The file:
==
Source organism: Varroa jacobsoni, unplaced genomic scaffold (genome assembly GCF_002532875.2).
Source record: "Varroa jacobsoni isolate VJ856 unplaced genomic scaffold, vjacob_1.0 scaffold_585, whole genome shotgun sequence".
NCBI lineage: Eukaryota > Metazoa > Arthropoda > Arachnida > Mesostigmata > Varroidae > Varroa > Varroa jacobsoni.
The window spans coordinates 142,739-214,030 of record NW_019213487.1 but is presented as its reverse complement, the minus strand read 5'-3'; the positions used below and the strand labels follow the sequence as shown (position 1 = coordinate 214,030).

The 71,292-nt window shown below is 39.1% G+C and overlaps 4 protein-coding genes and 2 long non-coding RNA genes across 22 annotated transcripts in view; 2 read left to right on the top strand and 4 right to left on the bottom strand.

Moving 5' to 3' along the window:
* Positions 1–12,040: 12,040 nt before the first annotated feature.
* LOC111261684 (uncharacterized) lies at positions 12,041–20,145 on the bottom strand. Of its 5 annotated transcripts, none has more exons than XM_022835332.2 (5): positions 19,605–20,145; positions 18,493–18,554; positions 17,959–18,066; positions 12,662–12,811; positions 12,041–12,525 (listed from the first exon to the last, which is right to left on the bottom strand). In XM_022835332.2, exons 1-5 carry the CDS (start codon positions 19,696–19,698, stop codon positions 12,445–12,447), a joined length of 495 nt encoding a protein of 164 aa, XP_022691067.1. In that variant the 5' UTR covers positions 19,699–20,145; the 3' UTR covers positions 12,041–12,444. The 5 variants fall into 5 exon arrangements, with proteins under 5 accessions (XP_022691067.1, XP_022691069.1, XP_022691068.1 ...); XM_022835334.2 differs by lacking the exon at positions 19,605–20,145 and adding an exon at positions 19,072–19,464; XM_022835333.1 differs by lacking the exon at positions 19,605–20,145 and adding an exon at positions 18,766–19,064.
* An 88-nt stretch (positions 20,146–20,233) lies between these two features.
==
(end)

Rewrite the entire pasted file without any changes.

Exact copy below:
Source organism: Varroa jacobsoni, unplaced genomic scaffold (genome assembly GCF_002532875.2).
Source record: "Varroa jacobsoni isolate VJ856 unplaced genomic scaffold, vjacob_1.0 scaffold_585, whole genome shotgun sequence".
NCBI lineage: Eukaryota > Metazoa > Arthropoda > Arachnida > Mesostigmata > Varroidae > Varroa > Varroa jacobsoni.
The window spans coordinates 142,739-214,030 of record NW_019213487.1 but is presented as its reverse complement, the minus strand read 5'-3'; the positions used below and the strand labels follow the sequence as shown (position 1 = coordinate 214,030).

The 71,292-nt window shown below is 39.1% G+C and overlaps 4 protein-coding genes and 2 long non-coding RNA genes across 22 annotated transcripts in view; 2 read left to right on the top strand and 4 right to left on the bottom strand.

Moving 5' to 3' along the window:
* Positions 1–12,040: 12,040 nt before the first annotated feature.
* LOC111261684 (uncharacterized) lies at positions 12,041–20,145 on the bottom strand. Of its 5 annotated transcripts, none has more exons than XM_022835332.2 (5): positions 19,605–20,145; positions 18,493–18,554; positions 17,959–18,066; positions 12,662–12,811; positions 12,041–12,525 (listed from the first exon to the last, which is right to left on the bottom strand). In XM_022835332.2, exons 1-5 carry the CDS (start codon positions 19,696–19,698, stop codon positions 12,445–12,447), a joined length of 495 nt encoding a protein of 164 aa, XP_022691067.1. In that variant the 5' UTR covers positions 19,699–20,145; the 3' UTR covers positions 12,041–12,444. The 5 variants fall into 5 exon arrangements, with proteins under 5 accessions (XP_022691067.1, XP_022691069.1, XP_022691068.1 ...); XM_022835334.2 differs by lacking the exon at positions 19,605–20,145 and adding an exon at positions 19,072–19,464; XM_022835333.1 differs by lacking the exon at positions 19,605–20,145 and adding an exon at positions 18,766–19,064.
* An 88-nt stretch (positions 20,146–20,233) lies between these two features.